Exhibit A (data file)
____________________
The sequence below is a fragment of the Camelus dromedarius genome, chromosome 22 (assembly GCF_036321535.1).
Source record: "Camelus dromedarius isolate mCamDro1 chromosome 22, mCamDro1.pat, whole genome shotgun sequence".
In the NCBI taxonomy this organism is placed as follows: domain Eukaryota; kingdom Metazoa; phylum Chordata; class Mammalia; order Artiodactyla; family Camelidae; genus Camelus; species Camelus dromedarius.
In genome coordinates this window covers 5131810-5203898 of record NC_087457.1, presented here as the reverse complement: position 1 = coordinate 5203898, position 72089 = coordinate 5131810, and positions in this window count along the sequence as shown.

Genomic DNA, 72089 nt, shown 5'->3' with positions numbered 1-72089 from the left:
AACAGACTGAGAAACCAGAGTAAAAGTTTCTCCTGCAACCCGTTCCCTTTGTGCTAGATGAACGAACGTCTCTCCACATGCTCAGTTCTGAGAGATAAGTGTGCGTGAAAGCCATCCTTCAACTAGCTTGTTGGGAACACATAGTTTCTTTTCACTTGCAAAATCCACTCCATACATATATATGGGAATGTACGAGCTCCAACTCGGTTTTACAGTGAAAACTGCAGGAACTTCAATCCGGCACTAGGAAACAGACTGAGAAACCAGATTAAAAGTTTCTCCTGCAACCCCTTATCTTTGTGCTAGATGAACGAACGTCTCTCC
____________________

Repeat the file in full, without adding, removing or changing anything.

The sequence below is a fragment of the Camelus dromedarius genome, chromosome 22 (assembly GCF_036321535.1).
Source record: "Camelus dromedarius isolate mCamDro1 chromosome 22, mCamDro1.pat, whole genome shotgun sequence".
In the NCBI taxonomy this organism is placed as follows: domain Eukaryota; kingdom Metazoa; phylum Chordata; class Mammalia; order Artiodactyla; family Camelidae; genus Camelus; species Camelus dromedarius.
In genome coordinates this window covers 5131810-5203898 of record NC_087457.1, presented here as the reverse complement: position 1 = coordinate 5203898, position 72089 = coordinate 5131810, and positions in this window count along the sequence as shown.

Genomic DNA, 72089 nt, shown 5'->3' with positions numbered 1-72089 from the left:
AACAGACTGAGAAACCAGAGTAAAAGTTTCTCCTGCAACCCGTTCCCTTTGTGCTAGATGAACGAACGTCTCTCCACATGCTCAGTTCTGAGAGATAAGTGTGCGTGAAAGCCATCCTTCAACTAGCTTGTTGGGAACACATAGTTTCTTTTCACTTGCAAAATCCACTCCATACATATATATGGGAATGTACGAGCTCCAACTCGGTTTTACAGTGAAAACTGCAGGAACTTCAATCCGGCACTAGGAAACAGACTGAGAAACCAGATTAAAAGTTTCTCCTGCAACCCCTTATCTTTGTGCTAGATGAACGAACGTCTCTCC